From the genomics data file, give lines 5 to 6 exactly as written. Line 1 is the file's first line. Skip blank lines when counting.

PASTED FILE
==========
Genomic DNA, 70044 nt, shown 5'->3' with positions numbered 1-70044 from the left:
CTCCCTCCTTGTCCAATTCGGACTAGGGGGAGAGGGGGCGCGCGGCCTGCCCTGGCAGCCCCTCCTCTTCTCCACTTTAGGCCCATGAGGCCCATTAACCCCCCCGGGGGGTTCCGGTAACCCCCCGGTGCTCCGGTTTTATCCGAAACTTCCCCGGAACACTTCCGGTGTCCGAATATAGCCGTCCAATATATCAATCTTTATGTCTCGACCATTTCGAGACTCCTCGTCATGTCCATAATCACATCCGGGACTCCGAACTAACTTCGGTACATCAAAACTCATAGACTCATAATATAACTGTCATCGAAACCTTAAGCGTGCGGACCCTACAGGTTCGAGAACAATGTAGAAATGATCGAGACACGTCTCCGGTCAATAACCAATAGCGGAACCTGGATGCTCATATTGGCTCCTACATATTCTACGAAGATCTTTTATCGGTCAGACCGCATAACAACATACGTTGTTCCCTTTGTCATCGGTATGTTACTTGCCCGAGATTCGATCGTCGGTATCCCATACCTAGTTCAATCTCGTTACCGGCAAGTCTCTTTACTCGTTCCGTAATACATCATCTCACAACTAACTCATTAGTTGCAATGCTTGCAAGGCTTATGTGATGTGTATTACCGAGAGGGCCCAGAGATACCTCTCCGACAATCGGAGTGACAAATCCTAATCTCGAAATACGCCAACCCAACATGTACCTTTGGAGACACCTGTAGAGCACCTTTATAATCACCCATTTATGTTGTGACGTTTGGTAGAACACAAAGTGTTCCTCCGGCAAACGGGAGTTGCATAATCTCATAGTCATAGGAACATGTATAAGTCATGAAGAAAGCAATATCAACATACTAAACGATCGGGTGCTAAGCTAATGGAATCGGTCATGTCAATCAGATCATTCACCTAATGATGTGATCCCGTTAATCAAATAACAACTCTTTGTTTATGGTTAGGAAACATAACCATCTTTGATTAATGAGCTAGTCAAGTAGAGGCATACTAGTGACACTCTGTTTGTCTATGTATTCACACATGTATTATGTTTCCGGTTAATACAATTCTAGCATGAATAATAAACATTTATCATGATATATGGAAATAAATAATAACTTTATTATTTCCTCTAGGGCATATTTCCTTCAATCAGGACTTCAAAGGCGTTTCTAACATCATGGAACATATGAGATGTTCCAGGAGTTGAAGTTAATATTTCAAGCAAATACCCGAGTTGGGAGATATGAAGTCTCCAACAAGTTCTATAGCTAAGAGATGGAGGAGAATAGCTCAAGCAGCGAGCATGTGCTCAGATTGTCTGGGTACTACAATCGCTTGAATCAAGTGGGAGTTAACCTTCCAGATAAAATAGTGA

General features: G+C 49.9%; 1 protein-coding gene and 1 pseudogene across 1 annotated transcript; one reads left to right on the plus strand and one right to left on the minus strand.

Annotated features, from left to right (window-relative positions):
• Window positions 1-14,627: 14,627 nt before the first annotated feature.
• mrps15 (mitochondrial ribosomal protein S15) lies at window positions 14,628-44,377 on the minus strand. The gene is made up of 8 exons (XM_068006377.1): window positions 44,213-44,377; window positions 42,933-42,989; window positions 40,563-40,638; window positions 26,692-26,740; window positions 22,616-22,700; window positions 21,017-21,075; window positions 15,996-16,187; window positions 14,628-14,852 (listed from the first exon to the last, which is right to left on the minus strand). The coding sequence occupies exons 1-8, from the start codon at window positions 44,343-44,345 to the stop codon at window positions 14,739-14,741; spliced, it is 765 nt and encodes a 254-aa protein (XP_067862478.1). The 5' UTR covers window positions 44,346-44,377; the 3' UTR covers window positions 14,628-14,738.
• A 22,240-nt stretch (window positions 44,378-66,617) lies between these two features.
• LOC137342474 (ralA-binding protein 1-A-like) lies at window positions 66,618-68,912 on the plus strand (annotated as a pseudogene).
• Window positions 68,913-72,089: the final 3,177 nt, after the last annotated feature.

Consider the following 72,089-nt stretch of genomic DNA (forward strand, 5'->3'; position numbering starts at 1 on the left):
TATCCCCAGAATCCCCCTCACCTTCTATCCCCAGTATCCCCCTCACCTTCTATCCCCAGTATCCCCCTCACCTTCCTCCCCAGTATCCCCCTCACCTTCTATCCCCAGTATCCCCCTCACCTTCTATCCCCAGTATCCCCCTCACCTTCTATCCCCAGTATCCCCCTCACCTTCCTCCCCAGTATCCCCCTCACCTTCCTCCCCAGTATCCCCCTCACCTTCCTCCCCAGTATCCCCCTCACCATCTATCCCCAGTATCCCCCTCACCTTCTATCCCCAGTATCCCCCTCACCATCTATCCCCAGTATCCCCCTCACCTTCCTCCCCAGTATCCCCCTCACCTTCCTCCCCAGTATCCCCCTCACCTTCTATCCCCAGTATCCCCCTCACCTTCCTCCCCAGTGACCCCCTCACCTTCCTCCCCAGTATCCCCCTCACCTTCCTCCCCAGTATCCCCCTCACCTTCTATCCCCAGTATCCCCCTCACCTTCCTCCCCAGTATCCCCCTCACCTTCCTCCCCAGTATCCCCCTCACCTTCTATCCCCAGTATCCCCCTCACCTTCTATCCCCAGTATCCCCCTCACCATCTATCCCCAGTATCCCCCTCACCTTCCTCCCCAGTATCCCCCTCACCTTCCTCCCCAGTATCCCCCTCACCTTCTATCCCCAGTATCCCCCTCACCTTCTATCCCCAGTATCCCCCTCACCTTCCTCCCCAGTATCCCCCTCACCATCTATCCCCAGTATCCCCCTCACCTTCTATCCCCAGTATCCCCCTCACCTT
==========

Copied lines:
• Window positions 1-14,627: 14,627 nt before the first annotated feature.
• mrps15 (mitochondrial ribosomal protein S15) lies at window positions 14,628-44,377 on the minus strand. The gene is made up of 8 exons (XM_068006377.1): window positions 44,213-44,377; window positions 42,933-42,989; window positions 40,563-40,638; window positions 26,692-26,740; window positions 22,616-22,700; window positions 21,017-21,075; window positions 15,996-16,187; window positions 14,628-14,852 (listed from the first exon to the last, which is right to left on the minus strand). The coding sequence occupies exons 1-8, from the start codon at window positions 44,343-44,345 to the stop codon at window positions 14,739-14,741; spliced, it is 765 nt and encodes a 254-aa protein (XP_067862478.1). The 5' UTR covers window positions 44,346-44,377; the 3' UTR covers window positions 14,628-14,738.